The Measles Vaccine

The only way to prevent the spread of measles is through vaccination. The measles vaccine was first introduced in 1963. In Canada the vaccine is available only in combination with mumps and rubella (and can also be in combination with chickenpox). It is 85% to 95% effective in preventing measles after a single dose and close to 100% effective after receiving two doses.

The measles, mumps, rubella (MMR) vaccine contains a weakened form of the viruses. Common reactions to the vaccine include redness, tenderness, and swelling at the injection site, fever, headache, rash, sore muscles, and a rash. Some women may also experience temporary joint pain.

Some people should not receive the MMR vaccine including:

  • Infants younger than 6 months of age
  • Pregnant women
  • People who are immunocompromised
  • People who had a severe reaction to a previous dose of the vaccine or are allergic to any component of the vaccine

Community Immunity

Community immunity, also known as herd immunity, helps to protect those around you who cannot be vaccinated. Getting vaccinated for measles not only protects you from getting the disease but also helps to protect other people in your community who cannot receive the vaccine. Since measles is so contagious at least 95% of the population need to be immunized to achieve community immunity.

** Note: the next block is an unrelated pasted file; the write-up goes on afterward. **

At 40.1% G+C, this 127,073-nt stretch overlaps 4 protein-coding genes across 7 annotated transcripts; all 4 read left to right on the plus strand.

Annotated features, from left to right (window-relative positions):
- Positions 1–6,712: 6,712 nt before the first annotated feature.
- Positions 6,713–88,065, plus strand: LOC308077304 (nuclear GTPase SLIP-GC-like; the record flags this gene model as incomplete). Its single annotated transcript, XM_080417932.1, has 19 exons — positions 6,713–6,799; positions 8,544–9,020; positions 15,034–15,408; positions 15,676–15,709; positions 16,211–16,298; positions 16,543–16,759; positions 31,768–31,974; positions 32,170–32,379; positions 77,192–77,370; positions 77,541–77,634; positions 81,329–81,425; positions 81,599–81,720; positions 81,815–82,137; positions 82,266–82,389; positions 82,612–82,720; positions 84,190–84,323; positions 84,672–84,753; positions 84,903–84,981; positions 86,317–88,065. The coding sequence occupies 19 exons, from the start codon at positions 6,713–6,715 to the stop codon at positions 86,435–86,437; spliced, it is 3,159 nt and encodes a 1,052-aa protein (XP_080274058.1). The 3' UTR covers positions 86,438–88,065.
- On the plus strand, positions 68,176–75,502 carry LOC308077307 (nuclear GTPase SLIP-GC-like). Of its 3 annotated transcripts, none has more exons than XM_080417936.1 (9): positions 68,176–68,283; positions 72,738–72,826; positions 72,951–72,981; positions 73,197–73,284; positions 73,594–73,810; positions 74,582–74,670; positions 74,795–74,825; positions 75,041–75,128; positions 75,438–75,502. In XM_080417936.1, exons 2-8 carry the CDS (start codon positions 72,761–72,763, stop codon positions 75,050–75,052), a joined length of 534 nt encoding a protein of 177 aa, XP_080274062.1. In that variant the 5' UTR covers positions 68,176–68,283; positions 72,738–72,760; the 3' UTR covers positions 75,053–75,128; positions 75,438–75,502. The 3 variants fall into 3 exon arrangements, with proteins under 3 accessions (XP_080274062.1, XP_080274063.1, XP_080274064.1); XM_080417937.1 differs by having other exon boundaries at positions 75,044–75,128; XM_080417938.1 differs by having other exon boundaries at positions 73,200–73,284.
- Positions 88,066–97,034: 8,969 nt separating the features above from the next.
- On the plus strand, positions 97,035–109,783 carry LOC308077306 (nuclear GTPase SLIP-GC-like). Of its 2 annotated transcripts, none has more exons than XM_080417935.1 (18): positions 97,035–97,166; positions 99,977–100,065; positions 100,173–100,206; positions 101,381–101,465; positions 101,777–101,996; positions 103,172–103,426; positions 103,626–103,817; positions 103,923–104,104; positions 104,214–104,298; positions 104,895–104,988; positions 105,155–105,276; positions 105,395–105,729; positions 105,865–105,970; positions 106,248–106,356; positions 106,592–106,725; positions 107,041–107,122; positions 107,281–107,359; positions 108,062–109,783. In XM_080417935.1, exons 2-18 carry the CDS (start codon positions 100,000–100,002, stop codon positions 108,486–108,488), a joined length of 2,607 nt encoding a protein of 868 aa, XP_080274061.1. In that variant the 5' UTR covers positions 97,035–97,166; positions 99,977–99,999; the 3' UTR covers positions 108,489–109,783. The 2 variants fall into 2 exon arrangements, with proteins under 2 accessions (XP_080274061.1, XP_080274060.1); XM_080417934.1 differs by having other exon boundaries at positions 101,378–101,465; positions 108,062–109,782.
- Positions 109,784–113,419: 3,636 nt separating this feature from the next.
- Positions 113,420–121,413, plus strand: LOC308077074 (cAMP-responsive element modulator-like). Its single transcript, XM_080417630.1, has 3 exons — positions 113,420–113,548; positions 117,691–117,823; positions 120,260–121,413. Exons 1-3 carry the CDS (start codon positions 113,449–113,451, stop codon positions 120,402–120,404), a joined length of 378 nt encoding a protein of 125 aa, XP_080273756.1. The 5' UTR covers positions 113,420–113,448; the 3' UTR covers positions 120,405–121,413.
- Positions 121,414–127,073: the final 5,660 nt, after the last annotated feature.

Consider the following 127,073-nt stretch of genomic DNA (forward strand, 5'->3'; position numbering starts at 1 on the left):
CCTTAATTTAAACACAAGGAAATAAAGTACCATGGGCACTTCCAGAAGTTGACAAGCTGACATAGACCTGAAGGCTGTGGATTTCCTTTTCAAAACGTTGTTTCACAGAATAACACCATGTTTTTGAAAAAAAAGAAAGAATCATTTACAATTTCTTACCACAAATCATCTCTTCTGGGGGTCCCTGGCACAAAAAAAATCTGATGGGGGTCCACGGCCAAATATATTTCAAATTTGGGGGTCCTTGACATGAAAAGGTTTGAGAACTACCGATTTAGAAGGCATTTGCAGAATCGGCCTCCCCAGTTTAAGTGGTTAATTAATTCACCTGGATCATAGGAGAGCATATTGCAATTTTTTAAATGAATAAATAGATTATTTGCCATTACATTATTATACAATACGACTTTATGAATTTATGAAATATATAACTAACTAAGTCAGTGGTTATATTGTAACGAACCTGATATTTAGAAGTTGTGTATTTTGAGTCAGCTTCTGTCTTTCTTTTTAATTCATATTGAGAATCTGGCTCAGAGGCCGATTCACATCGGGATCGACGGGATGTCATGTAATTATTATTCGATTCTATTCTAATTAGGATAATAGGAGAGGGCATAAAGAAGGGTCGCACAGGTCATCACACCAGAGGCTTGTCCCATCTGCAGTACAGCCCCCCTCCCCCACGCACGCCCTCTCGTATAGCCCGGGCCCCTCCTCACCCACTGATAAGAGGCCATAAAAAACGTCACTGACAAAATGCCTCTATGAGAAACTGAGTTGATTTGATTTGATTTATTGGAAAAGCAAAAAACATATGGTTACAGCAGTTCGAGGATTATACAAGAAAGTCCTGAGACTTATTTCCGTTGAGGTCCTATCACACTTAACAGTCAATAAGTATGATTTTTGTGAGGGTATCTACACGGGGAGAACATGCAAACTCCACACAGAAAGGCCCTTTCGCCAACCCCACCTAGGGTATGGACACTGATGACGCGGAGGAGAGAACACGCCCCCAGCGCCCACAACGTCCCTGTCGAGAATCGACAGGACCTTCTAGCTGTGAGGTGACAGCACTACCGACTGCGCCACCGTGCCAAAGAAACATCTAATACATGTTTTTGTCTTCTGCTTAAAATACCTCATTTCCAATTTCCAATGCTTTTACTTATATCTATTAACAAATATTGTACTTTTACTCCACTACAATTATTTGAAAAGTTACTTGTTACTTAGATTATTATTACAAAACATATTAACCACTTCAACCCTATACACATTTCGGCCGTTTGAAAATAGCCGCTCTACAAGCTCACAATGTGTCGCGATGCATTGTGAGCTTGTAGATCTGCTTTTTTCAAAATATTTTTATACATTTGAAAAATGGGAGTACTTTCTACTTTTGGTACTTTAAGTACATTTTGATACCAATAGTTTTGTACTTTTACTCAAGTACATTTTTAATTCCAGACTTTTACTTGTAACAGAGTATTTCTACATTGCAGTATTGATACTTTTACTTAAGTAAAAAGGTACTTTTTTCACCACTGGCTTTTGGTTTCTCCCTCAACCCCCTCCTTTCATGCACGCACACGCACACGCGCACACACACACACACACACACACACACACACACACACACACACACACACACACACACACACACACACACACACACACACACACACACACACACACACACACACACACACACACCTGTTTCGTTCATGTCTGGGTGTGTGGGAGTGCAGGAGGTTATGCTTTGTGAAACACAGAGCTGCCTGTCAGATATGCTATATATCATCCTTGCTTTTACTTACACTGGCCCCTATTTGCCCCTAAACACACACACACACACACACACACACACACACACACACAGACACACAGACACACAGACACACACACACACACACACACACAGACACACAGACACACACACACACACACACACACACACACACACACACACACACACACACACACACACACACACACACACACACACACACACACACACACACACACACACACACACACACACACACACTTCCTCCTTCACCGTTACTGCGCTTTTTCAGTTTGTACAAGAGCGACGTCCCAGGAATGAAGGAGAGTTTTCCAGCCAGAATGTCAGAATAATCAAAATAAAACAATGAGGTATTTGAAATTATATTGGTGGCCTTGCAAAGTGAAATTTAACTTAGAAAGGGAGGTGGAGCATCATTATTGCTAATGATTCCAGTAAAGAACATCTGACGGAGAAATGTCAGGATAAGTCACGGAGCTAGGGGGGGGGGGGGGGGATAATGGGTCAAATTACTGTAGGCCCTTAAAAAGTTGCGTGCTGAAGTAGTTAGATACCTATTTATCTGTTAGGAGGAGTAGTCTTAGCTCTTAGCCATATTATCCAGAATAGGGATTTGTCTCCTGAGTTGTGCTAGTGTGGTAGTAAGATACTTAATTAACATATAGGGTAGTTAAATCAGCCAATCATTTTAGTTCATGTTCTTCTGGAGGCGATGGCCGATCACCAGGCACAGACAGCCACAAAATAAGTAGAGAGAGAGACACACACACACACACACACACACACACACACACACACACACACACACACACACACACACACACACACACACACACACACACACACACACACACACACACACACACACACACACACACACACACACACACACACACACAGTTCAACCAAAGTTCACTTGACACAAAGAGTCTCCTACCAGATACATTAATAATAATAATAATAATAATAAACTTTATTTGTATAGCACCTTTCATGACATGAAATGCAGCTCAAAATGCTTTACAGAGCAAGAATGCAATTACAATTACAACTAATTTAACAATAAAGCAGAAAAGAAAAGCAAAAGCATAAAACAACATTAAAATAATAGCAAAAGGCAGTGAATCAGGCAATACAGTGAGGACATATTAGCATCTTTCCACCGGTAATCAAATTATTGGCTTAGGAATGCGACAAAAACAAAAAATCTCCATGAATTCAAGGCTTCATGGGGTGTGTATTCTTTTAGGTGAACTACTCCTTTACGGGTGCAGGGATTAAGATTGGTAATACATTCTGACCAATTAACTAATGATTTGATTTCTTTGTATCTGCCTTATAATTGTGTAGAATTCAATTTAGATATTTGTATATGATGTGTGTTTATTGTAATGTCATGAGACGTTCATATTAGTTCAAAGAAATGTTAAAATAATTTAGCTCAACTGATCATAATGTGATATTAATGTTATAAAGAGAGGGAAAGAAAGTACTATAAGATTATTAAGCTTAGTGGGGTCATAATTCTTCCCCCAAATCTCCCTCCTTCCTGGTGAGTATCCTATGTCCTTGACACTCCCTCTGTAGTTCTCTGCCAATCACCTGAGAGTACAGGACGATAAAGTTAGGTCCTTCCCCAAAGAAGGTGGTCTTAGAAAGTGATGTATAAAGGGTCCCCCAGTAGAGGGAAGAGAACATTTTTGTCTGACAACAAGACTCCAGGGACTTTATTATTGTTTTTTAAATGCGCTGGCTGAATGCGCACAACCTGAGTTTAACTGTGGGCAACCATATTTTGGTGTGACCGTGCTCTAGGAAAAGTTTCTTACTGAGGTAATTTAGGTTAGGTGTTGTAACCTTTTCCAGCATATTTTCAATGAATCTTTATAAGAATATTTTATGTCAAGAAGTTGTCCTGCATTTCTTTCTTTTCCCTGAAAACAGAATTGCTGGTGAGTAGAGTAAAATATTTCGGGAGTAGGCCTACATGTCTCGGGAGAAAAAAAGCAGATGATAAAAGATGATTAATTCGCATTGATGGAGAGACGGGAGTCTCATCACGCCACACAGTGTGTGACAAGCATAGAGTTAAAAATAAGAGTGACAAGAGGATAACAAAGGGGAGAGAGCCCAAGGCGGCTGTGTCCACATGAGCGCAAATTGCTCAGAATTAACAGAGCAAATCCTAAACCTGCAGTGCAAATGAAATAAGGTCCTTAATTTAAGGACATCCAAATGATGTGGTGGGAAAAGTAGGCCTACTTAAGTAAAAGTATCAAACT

Do You Need a Measles Vaccine?

It can be difficult to know whether you need the MMR vaccine, especially if you may not have a childhood vaccine record. The need to get vaccinated for measles generally depends on your birth year:


  • If you were born before 1970 you are considered naturally immune to measles as there were high levels of measles circulating in Canada before this time (prior to 1957 if travelling).
  • Everyone born after 1970 should have 2 doses of a measles containing vaccine.
  • If you were born in 1996 or later you should have received 2 doses of the MMR vaccine with your routine vaccines. Children should be up to date with their routine vaccines before travelling.
  • Infants who are travelling internationally can receive an early dose of MMR between 6 to 11 months of age for short protection.

If unsure, contact your local Public Health Unit or contact TMVC for an assessment.


How to Book an Appointment for the MMR Vaccine


Children and adolescents younger than 18 years of age should book an appointment for the MMR vaccine at their local Public Health Unit.


Adults needing the MMR vaccine can receive the vaccine at a pharmacy or book an appointment at any of TMVC’s clinic locations. If you’re travelling internationally there may be other vaccines recommended for your trip so it’s a good idea to book a travel consult. Simply call us at 1-888-288-8682 or book online.